I set off this afternoon fully intending to go to the gym but somehow found myself at a big library book sale instead. There was significant weight lifting involved regardless when the time came to haul my purchases home. I came away with lots of fodder for future instalments in my "reading about writing" series, and enough books by Neil Gunn, Alice Munro, and Muriel Spark to elevate each of them into my more-than-four-books-by-or-about pantheon.
Here’s a list of what I bought:
Kingsley Amis, Lucky Jim;
Sherwood Anderson, Winesburg, Ohio;
Melissa Bank, The Girl’s Guide to Hunting and Fishing;
Bruno Bettelheim, The Uses of Enchantment: The Meaning and Importance of Fairy Tales;
Dorthea Brande, Becoming a Writer (Foreword by John Gardner);
Sophy Burnham, For Writers Only;
John Ciardi, How Does a Poem Mean?;
Clieshbotham the Younger, The Old Scots Tongue;
E.M. Forster, Aspects of the Novel;
Neil M. Gunn, Butcher’s Broom;
Neil M. Gunn, The Well at the World’s End;
Jill Krementz, The Writer’s Desk (Introduction by John Updike);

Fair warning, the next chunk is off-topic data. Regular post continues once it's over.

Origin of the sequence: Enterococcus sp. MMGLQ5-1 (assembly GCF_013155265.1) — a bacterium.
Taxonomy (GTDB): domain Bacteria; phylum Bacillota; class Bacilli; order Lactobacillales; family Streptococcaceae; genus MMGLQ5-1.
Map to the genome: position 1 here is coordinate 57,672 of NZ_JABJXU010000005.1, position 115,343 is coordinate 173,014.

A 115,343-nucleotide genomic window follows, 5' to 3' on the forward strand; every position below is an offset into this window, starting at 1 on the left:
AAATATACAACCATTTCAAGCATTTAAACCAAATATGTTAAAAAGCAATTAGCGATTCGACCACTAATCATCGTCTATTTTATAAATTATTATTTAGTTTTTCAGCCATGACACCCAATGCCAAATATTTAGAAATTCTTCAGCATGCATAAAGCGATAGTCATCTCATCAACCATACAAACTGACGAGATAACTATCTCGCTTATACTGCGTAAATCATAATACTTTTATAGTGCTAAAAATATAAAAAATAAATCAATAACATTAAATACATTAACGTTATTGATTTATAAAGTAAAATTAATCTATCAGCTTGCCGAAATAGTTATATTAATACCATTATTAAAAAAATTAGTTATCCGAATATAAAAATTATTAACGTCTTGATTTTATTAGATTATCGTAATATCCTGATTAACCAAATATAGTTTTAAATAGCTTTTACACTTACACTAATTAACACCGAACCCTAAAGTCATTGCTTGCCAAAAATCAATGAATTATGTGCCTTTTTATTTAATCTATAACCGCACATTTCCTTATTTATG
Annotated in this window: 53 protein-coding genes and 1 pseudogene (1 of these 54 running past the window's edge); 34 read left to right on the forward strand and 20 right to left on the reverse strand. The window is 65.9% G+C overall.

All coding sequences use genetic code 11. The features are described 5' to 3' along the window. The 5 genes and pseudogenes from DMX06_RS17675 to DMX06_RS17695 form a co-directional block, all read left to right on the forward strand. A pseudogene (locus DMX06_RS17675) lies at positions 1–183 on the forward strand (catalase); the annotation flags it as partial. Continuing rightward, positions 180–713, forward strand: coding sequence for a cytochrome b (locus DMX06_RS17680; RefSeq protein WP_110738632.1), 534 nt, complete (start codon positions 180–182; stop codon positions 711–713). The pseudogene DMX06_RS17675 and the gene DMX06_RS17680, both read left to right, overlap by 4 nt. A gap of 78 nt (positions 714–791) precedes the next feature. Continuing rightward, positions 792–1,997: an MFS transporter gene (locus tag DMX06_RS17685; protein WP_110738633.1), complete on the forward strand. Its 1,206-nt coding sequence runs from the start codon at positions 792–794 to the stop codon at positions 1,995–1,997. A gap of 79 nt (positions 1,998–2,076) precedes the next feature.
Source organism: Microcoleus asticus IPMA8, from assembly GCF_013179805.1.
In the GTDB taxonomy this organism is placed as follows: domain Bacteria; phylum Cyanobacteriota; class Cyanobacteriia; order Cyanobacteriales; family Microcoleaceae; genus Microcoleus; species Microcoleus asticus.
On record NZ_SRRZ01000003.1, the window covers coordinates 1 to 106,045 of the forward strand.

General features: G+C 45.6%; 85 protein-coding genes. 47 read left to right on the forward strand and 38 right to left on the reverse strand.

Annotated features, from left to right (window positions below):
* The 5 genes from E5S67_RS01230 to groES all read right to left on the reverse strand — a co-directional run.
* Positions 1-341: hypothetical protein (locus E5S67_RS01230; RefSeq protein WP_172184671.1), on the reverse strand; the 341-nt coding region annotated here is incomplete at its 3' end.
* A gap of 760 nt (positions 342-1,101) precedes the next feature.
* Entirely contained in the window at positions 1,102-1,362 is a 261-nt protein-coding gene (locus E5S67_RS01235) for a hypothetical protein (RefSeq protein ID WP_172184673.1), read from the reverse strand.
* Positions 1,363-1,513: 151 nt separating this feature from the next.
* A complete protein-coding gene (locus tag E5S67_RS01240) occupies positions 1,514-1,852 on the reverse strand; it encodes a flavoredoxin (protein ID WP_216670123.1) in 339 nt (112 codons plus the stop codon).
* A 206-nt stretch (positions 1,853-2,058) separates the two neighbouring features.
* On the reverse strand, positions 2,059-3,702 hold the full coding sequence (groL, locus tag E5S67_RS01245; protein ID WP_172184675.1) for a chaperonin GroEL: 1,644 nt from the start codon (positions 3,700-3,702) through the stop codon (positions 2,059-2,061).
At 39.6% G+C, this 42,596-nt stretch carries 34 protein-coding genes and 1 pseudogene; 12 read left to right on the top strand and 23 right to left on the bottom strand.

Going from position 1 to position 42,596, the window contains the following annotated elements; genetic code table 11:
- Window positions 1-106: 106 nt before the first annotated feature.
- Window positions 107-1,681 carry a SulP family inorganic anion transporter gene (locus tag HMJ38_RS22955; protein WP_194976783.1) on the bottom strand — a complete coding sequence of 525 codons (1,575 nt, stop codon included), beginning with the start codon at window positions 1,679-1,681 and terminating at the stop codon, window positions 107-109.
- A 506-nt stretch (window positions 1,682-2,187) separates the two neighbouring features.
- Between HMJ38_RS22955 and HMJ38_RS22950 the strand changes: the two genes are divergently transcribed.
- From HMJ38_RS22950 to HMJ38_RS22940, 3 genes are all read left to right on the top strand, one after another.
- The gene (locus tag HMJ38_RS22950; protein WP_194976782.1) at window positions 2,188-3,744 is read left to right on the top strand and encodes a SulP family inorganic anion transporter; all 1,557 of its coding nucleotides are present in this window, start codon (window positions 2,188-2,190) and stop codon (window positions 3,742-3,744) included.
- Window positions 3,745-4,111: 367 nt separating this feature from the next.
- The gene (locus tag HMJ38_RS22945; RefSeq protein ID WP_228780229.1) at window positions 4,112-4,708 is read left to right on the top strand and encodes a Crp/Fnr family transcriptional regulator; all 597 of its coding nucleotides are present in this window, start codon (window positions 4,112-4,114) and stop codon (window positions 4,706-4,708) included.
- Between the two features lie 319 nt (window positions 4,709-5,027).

David Lodge, The Practice of Writing;
Milton Lomask, The Biographer’s Craft;
Alice Munro, Runaway;
Theodore Roethke, On the Poet and His Craft: Selected Prose of Theodore Roethke (edited with an introduction by Ralph J. Mills Jr.);
William Sloane, The Craft of Writing;
Muriel Spark, A Far Cry from Kensington;
Muriel Spark, The Girls of Slender Means;
Muriel Spark, The Prime of Miss Jean Brodie;
Stephen Spender, The Making of a Poem.
A smashing success if the goal was to acquire many excellent and interesting books at extraordinarily low prices, a stupendous failure if the goal was to resist temptation with tight budget and overflowing bookshelves firmly in mind. I’m going to go with the former.